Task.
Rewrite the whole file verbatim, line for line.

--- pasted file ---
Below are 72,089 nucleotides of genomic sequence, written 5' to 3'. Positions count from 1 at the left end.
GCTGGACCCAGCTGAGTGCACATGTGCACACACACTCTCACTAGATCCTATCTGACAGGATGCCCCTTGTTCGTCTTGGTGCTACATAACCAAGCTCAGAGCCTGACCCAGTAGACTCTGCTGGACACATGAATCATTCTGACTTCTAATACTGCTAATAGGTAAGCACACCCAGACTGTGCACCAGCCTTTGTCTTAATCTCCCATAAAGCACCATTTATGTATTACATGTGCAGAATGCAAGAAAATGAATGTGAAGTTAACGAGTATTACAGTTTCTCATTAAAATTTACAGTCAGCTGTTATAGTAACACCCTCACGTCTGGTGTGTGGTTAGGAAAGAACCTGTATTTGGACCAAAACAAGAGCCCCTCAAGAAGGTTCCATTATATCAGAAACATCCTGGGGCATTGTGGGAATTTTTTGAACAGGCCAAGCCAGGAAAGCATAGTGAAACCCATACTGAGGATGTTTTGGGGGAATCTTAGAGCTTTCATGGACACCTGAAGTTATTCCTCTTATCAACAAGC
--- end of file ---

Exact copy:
Below are 72,089 nucleotides of genomic sequence, written 5' to 3'. Positions count from 1 at the left end.
GCTGGACCCAGCTGAGTGCACATGTGCACACACACTCTCACTAGATCCTATCTGACAGGATGCCCCTTGTTCGTCTTGGTGCTACATAACCAAGCTCAGAGCCTGACCCAGTAGACTCTGCTGGACACATGAATCATTCTGACTTCTAATACTGCTAATAGGTAAGCACACCCAGACTGTGCACCAGCCTTTGTCTTAATCTCCCATAAAGCACCATTTATGTATTACATGTGCAGAATGCAAGAAAATGAATGTGAAGTTAACGAGTATTACAGTTTCTCATTAAAATTTACAGTCAGCTGTTATAGTAACACCCTCACGTCTGGTGTGTGGTTAGGAAAGAACCTGTATTTGGACCAAAACAAGAGCCCCTCAAGAAGGTTCCATTATATCAGAAACATCCTGGGGCATTGTGGGAATTTTTTGAACAGGCCAAGCCAGGAAAGCATAGTGAAACCCATACTGAGGATGTTTTGGGGGAATCTTAGAGCTTTCATGGACACCTGAAGTTATTCCTCTTATCAACAAGC